Cookies on CABI

Like most websites we use cookies. This is to ensure that we give you the best experience possible.


Continuing to use  means you agree to our use of cookies. If you would like to, you can learn more about the cookies we use.

Search this site
Sign up for the CABI e-zine Newsletter
Improving lives by solving problems in agriculture and the environment

University of Idaho professor collaborates with CABI’s Swiss centre during sabbatical

University of Idaho professor collaborates with CABI’s Swiss centre during sabbatical

A University Distinguished Professor from the University of Idaho is collaborating with CABI scientists based in Switzerland as part of a five-month sabbatical to investigate the chemical ecology of host specificity by weed biological control agents.

Professor Sanford Eigenbrode, who is being hosted by CABI’s Switzerland Country Director Dr Hariet Hinz and the centre’s Head of Ecosystems Management Dr Urs Schaffner, will also strengthen his involvement with a Swiss National Science Foundation-funded Woody Weeds in East Africa project (WWEA) directed by Dr Schaffner.

Professor Eigenbrode has studied plant insect interactions, biological control, host plant resistance, the ecology of vector borne plant pathogens, climate change, and the science of team science during a 23-year career at the University of Idaho in the United States.

He works with his colleague Professor Mark Schwarzlander, also from the University of Idaho, on aspects of the chemical ecology of host specificity by weed biological control agents as part of ongoing collaborations with Dr Hinz and Dr Schaffner.

Since the inception of the WWEA project in 2015, Professor Eigenbrode has been helping to implement novel approaches to improve communication among its scientists, students, and stakeholders in Tanzania, Kenya, and Ethiopia. 

At CABI he is working closely with Dr Schaffner and with CABI scientist Dr René Eschen, also a leader in WWEA. In January, Professor Eigenbrode participated in the annual meeting of WWEA project in Moshi, Tanzania, and will use part of his time in Switzerland to visit colleagues at other European institutions.

The visit strengthens the long-standing formal relationship between the University of Idaho and CABI that includes Dr Hinz’s and Dr Schaffner’s appointments as adjunct faculty members at the university.

Professor Eigenbrode said, “When the opportunity for a sabbatical arose, CABI Switzerland was a natural choice based on previous enjoyable visits here and the stimulating scientific and collaborative atmosphere that exists at the center. I am thoroughly enjoying working more closely with my valued colleagues here.”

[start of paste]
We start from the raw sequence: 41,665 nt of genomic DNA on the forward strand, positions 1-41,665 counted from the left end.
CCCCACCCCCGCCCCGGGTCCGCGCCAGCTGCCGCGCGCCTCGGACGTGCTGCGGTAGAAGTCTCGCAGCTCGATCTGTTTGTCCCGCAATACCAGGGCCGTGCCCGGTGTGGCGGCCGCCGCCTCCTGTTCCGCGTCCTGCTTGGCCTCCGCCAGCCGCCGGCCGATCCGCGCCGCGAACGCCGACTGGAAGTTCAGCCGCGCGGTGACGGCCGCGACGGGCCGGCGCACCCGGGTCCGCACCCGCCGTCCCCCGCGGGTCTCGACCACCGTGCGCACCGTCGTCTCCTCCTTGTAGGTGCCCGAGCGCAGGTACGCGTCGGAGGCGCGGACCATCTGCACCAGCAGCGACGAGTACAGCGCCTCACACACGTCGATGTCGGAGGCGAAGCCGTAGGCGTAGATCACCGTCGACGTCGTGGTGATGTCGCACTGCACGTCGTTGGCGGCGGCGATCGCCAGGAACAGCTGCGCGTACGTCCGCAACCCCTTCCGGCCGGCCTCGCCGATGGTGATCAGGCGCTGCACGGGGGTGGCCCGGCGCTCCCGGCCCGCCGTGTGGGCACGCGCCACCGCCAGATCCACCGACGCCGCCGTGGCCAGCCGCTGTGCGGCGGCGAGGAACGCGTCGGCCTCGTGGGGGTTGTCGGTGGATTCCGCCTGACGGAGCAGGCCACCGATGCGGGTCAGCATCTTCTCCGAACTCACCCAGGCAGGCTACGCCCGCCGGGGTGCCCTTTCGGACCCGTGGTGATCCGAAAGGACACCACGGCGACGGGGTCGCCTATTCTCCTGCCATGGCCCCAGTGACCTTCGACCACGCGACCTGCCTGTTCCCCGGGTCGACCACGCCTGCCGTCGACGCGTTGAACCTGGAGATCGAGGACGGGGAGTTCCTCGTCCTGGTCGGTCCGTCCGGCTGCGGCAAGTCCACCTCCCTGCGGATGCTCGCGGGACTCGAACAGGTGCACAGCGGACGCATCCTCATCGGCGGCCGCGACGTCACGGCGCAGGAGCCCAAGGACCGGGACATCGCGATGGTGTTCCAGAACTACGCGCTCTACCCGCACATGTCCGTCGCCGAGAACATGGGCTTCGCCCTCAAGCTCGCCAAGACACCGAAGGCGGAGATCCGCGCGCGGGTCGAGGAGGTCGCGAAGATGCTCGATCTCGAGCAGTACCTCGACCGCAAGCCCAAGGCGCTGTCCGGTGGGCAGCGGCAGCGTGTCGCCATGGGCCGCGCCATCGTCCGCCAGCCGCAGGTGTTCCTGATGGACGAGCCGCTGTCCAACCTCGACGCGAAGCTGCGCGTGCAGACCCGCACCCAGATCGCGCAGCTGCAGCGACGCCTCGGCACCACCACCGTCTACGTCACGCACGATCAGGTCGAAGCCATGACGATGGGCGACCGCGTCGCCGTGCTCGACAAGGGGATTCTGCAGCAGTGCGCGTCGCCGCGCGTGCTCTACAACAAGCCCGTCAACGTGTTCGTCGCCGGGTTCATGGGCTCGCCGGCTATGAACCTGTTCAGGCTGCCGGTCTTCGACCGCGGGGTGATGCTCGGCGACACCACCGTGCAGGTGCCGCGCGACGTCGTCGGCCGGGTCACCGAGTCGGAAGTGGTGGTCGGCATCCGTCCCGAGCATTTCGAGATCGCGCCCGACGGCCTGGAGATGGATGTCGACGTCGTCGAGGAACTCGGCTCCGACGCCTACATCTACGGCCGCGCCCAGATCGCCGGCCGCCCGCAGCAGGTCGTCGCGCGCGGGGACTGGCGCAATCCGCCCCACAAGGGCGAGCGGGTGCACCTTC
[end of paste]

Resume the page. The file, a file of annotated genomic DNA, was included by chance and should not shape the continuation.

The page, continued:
He has been joined at CABI’s Swiss centre in Delélmont by his wife, Sara Pepper, who will be working remotely in her position at Washington State University.

Managing the invasive threat to Europe’s forests

Over the last few decades, European trees and forests have experienced dramatic losses caused by introduced non-native invasive pests and pathogens. As part of an international project, CABI is developing cost-effective and environmentally friendly tools for the prevention, detection and control of the invasive threats to Europe’s forests. >>

Biological control of lesser calamint

Lesser calamint is an aromatic perennial herb that has been introduced to New Zealand from Europe. Currently present on the east coast of the North Island, lesser calamint is considered an emerging weed; it is affecting desirable pasture species and having negative economic impacts. CABI is conducting field surveys and searching for natural... >>

Biological control of the Spotted wing Drosophila - Drosophila suzukii

Drosophila suzukii Matsumura (Diptera: Drosophilidae), a fruit fly from East Asia, is now a serious economic pest of soft fruits and berries across Europe, the Americas and North Africa. In this project we are focusing on finding natural enemies (parasitoids) of the pest to introduce into Europe. This involves surveys for parasitoids where it... >>

Integrated weed management in Europe

Weeds are ubiquitous and cause substantial yield losses across all arable and horticultural land. The goal of this European-wide project is to optimise the efficacy, applicability and use of environmentally friendly weed control measures that can replace or complement current chemical control methods. >>

Restoring grasslands of the Qinghai-Tibet Plateau

Halting and reversing land degradation is one of the biggest challenges to meeting the targets set by the Sustainable Development Goals. This project aims to assess the effects of grassland degradation on soil functions on the Qinghai-Tibet plateau and determine whether manipulation of plant functional diversity can accelerate the restoration of... >>

GIZ Crop Protection Baseline Study

Pests and diseases often limit how much smallholder famers can produce. They affect crops both pre and post-harvest by reducing their value or making them unsafe for human consumption. Farmers try to reduce losses through a range of techniques, some of which have human or environmental health impacts. This project aims to understand and report on... >>

Beneficial nematodes to control rootworms in European maize production

The western corn rootworm is a major invasive maize pest in North America and Europe. Control options become more and more limited as problematic pesticides are being phased out. 10 years of joint efforts in research and development by academic, legislative and commercial partners have led to a nematode-based biological control solution for this... >>